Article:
The Hasmonean period began with the successful revolt of the Maccabees; Jews even today celebrate this event at the festival of Chanukah. The Hasmonean period ended when Herod the Great assumed the crown of the Jewish state in 37 B.C. He ruled until 4 B.C. when his son Archelaus succeeded him as the ethnarch of Judea, Samaria and Idumea until his removal in 6 A.D.


Several wooden coffins were also found in a Judean desert cave. See Nachman Avigad, “Expedition A—The burial caves in Nahal David” Israel Exploration Journal 12 (1962) pp. 181–83.


We also found some single-loculus tombs which had been cut into the hillside.


In two tombs we found bones from several bodies, in piles without a container, collected in the loculi and on the benches. This could represent a third type of burial, intermediate in time between the coffin burials and the ossuaries, or contemporary with the ossuary burials.


“Jewish” is used, according to the terminology of Frank Moore Cross, to describe the script of the Second Temple Period. This script was employed at that time to write both Hebrew and Aramaic.


See Rachel Hachlili, “A Jerusalem Family in Jericho,” BASOR 230, (1978) pp. 45–56.


See Semahot VIII, 7, and S. Lieberman, “Some Aspects of Afterlife in Rabbinical Literature,” American Academy for Jewish Research 1965, I, pp. 495–532. On p. 509, “Since there is no doubt that it was permitted to place the personal belongings of the deceased beside his body, not because he is in need of them, but because the sin arouses the grief of the onlookers.”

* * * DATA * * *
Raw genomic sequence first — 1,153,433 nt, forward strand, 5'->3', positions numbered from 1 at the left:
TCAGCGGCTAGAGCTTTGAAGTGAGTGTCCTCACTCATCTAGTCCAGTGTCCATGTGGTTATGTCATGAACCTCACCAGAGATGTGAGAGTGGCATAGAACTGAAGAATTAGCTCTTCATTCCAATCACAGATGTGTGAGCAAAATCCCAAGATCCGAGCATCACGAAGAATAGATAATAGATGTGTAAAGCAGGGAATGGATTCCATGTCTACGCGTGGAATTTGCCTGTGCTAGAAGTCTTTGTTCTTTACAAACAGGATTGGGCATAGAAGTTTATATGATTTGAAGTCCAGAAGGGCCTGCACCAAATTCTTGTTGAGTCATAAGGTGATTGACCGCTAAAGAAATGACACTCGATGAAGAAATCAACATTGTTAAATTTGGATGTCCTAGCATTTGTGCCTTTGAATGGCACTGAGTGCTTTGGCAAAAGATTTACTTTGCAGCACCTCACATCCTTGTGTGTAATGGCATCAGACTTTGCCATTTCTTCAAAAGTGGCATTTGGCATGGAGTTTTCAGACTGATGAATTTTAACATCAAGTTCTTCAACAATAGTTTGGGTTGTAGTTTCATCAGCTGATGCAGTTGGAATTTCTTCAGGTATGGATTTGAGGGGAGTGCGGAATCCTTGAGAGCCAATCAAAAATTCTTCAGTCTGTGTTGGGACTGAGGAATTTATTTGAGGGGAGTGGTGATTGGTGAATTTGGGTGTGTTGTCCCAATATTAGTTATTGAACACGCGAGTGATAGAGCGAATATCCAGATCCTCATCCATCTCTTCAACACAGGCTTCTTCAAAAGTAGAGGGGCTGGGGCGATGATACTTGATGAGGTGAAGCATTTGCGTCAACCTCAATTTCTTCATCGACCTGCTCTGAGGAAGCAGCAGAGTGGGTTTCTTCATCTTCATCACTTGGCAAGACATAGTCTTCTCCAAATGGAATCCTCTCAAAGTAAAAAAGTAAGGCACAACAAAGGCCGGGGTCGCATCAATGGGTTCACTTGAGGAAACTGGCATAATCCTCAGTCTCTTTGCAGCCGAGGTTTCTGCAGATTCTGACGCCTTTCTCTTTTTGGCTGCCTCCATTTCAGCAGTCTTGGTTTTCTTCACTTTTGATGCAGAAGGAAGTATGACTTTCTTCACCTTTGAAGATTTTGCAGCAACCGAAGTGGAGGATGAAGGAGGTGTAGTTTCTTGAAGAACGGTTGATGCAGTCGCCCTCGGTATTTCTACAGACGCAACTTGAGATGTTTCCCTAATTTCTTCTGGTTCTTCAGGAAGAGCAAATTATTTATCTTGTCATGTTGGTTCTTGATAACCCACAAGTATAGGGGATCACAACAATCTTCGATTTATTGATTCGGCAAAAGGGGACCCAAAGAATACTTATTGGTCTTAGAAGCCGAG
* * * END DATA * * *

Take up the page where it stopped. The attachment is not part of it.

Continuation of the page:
See L. Y. Rahmani, “Jewish Rock-Cut Tombs in Jerusalem”, Atiqot III (1961), p. 119 and note 6. Here he traces the practice of placing coins in tombs to a Greco-Roman belief, whereby a coin was placed in the mouth of the deceased in order to pay Charon for conveying his shade across the Styx. However, Jews looked upon the custom of placing coins in tombs as idolatrous.


L. Y. Rahmani, “Ossuaries and Bone-Gathering in the Late Second Temple Period,” Qadmoniot 44 (1978), pp. 111–112. Evidence has been found of Jewish secondary burial well into Talmudic times in the fourth century A.D. See Eric and Carol Meyers, “Digging the Talmud in Ancient Meiron,” BAR 04:02.


For a summary of these various views see L. Y. Rahmani, “Jewish Rock-cut tombs in Jerusalem,” ‘Atiqot III, 1961, pp. 117–118 and notes 6–7; and Eric Meyers, Jewish Ossuaries: Reburial and Rebirth, Rome 1971, pp. 80–89.


L. Y. Rahmani, “Jewish Rock-cut Tombs in Jerusalem”, ‘Atiqot III, 1961, p. 117, n. 6.


Ibid., pp. 117–18, n. 7.